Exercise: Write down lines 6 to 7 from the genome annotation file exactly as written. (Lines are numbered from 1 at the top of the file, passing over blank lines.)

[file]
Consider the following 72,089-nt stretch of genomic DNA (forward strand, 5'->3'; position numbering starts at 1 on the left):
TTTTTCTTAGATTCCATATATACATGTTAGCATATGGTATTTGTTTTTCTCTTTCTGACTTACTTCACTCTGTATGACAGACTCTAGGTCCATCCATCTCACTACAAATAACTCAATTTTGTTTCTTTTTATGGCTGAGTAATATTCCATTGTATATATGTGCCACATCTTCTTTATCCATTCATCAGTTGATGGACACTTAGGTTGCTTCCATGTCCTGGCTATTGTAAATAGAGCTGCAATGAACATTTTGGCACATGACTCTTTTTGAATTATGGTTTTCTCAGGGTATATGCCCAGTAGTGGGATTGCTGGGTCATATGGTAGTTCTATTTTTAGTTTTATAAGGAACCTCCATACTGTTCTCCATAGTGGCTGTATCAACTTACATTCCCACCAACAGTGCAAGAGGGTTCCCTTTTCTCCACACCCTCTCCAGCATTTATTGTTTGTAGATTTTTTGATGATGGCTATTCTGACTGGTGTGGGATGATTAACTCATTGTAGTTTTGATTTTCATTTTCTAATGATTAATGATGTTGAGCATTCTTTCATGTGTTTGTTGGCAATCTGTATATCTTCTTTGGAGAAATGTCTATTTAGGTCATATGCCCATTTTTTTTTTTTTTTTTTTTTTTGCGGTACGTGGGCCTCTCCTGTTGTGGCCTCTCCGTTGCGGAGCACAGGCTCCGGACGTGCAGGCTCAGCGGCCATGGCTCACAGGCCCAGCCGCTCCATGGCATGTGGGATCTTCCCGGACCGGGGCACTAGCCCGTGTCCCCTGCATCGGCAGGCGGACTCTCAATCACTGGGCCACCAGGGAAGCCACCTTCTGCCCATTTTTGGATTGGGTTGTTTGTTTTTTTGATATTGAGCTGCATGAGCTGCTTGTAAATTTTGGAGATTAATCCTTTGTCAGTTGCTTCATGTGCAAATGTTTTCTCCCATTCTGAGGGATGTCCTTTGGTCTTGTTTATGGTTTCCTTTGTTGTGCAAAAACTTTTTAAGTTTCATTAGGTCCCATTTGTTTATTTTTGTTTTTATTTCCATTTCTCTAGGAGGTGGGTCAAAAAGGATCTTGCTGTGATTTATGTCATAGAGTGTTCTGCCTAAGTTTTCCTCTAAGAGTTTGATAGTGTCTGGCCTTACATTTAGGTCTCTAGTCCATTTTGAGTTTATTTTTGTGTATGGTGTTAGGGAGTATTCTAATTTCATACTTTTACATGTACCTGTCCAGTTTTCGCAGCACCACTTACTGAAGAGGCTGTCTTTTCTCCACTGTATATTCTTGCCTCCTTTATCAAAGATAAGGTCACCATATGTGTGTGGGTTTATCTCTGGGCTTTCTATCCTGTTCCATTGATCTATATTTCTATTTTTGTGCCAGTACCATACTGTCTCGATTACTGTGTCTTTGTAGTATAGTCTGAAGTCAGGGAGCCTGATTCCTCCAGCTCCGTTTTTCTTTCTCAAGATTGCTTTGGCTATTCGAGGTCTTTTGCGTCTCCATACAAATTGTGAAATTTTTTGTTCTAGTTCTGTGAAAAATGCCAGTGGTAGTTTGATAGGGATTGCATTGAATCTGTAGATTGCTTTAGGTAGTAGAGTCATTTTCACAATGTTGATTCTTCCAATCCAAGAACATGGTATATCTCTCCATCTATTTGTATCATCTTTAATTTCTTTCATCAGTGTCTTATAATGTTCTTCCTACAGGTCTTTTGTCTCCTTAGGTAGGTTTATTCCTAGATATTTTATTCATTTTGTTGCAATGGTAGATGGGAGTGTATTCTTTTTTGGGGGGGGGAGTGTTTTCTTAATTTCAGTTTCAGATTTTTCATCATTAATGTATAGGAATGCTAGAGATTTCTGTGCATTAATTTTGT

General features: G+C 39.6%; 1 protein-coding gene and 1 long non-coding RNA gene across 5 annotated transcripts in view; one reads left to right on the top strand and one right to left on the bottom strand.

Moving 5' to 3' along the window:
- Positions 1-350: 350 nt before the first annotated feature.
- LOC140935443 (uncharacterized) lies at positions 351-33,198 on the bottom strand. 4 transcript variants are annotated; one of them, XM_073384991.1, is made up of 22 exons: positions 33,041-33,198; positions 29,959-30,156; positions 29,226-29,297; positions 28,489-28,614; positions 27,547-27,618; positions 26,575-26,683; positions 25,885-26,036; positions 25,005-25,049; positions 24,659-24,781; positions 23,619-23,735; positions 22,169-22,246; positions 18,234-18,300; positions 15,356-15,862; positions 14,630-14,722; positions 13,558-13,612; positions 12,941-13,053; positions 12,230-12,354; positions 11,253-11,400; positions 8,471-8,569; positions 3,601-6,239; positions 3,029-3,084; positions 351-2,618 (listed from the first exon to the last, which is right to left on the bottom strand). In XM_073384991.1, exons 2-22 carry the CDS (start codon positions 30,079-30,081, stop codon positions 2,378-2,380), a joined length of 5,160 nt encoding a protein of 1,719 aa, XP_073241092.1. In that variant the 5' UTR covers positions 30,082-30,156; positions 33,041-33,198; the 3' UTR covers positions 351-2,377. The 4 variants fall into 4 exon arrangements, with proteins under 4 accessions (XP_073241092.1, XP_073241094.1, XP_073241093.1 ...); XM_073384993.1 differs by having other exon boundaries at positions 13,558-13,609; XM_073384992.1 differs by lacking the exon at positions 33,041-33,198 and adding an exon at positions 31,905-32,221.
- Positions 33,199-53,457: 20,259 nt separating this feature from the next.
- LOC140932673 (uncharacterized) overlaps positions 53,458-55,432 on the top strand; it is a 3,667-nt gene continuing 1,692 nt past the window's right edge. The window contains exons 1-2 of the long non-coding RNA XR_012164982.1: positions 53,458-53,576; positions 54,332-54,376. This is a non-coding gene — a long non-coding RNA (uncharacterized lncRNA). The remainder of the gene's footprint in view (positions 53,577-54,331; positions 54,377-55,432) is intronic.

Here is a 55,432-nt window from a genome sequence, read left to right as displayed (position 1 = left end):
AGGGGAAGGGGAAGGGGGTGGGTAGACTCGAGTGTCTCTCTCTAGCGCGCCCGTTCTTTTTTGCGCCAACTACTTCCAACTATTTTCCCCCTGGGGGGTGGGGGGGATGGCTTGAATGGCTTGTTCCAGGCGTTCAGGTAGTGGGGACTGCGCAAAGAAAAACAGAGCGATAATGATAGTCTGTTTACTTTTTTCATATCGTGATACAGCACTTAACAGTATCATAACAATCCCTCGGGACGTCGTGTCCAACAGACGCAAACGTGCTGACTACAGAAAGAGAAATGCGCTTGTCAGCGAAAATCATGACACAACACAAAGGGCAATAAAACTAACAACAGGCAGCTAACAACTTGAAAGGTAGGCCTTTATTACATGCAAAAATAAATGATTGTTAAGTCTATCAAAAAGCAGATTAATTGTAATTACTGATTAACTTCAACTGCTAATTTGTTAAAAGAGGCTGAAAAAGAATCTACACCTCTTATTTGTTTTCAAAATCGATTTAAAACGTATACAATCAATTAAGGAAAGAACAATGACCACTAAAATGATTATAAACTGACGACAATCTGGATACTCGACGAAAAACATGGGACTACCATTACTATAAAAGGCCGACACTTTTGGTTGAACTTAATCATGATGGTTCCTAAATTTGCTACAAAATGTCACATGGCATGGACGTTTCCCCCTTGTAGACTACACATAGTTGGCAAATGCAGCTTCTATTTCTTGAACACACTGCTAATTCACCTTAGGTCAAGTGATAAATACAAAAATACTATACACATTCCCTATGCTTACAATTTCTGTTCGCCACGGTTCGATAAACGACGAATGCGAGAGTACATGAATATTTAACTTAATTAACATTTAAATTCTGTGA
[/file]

- LOC140935443 (uncharacterized) lies at positions 351-33,198 on the bottom strand. 4 transcript variants are annotated; one of them, XM_073384991.1, is made up of 22 exons: positions 33,041-33,198; positions 29,959-30,156; positions 29,226-29,297; positions 28,489-28,614; positions 27,547-27,618; positions 26,575-26,683; positions 25,885-26,036; positions 25,005-25,049; positions 24,659-24,781; positions 23,619-23,735; positions 22,169-22,246; positions 18,234-18,300; positions 15,356-15,862; positions 14,630-14,722; positions 13,558-13,612; positions 12,941-13,053; positions 12,230-12,354; positions 11,253-11,400; positions 8,471-8,569; positions 3,601-6,239; positions 3,029-3,084; positions 351-2,618 (listed from the first exon to the last, which is right to left on the bottom strand). In XM_073384991.1, exons 2-22 carry the CDS (start codon positions 30,079-30,081, stop codon positions 2,378-2,380), a joined length of 5,160 nt encoding a protein of 1,719 aa, XP_073241092.1. In that variant the 5' UTR covers positions 30,082-30,156; positions 33,041-33,198; the 3' UTR covers positions 351-2,377. The 4 variants fall into 4 exon arrangements, with proteins under 4 accessions (XP_073241092.1, XP_073241094.1, XP_073241093.1 ...); XM_073384993.1 differs by having other exon boundaries at positions 13,558-13,609; XM_073384992.1 differs by lacking the exon at positions 33,041-33,198 and adding an exon at positions 31,905-32,221.
- Positions 33,199-53,457: 20,259 nt separating this feature from the next.